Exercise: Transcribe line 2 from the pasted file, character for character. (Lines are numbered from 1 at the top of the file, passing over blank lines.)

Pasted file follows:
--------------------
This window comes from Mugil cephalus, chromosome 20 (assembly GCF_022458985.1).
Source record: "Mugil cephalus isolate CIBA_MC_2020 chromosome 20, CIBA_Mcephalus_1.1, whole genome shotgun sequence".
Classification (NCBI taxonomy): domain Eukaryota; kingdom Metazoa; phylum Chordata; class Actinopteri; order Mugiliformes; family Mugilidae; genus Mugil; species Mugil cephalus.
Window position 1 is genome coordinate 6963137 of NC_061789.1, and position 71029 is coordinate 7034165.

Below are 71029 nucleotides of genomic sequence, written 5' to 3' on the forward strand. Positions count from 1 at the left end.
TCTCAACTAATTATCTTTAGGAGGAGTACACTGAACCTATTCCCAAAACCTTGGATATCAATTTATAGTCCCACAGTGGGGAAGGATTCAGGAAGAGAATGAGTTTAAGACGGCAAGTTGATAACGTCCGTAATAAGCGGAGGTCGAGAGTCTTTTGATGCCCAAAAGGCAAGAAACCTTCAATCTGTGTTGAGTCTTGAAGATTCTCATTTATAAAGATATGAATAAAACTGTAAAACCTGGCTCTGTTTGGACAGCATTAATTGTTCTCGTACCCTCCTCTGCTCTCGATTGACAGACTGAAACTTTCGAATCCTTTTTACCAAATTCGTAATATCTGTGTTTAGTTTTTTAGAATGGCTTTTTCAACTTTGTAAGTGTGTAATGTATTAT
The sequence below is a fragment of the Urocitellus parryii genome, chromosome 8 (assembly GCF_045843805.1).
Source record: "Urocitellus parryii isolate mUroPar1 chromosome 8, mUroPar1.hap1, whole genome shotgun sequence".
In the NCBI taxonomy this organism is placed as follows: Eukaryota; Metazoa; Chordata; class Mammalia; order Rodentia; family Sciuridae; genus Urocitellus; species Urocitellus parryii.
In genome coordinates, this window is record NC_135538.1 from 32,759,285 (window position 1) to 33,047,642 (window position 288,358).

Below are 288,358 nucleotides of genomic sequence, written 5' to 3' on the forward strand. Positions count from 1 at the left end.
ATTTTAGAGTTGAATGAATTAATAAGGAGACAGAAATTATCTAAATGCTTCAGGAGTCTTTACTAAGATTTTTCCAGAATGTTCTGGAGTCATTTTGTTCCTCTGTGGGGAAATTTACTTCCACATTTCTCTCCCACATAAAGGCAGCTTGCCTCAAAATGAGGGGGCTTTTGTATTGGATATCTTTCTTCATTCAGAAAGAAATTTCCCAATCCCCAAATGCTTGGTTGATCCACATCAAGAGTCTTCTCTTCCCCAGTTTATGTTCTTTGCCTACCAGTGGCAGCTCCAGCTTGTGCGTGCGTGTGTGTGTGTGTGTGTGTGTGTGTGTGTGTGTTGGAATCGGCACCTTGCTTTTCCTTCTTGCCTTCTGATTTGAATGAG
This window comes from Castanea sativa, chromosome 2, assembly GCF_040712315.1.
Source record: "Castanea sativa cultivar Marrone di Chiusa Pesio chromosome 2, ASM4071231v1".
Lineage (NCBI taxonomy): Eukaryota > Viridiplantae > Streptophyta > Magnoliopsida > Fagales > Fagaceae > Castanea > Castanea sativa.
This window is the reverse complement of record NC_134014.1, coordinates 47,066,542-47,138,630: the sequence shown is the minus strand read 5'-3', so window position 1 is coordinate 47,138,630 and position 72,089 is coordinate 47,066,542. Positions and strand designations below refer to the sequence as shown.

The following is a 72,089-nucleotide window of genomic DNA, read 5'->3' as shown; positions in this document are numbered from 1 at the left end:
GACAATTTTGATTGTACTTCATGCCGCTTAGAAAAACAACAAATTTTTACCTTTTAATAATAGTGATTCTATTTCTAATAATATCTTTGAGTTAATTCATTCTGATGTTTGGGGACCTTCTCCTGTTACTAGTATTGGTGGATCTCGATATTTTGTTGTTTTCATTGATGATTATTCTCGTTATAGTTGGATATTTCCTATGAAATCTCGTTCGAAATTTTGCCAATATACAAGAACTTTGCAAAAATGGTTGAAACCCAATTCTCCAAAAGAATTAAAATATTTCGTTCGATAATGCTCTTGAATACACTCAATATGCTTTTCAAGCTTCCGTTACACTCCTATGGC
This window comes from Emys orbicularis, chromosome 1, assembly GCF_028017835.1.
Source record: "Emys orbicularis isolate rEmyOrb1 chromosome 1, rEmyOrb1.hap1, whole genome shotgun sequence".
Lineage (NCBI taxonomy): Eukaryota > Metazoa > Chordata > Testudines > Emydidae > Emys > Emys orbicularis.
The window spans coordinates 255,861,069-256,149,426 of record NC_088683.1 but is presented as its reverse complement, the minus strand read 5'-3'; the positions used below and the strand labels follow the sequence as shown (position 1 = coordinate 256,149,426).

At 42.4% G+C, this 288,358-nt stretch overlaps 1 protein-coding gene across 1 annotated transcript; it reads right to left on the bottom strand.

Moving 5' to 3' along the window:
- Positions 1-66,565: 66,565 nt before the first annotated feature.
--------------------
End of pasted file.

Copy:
Source record: "Mugil cephalus isolate CIBA_MC_2020 chromosome 20, CIBA_Mcephalus_1.1, whole genome shotgun sequence".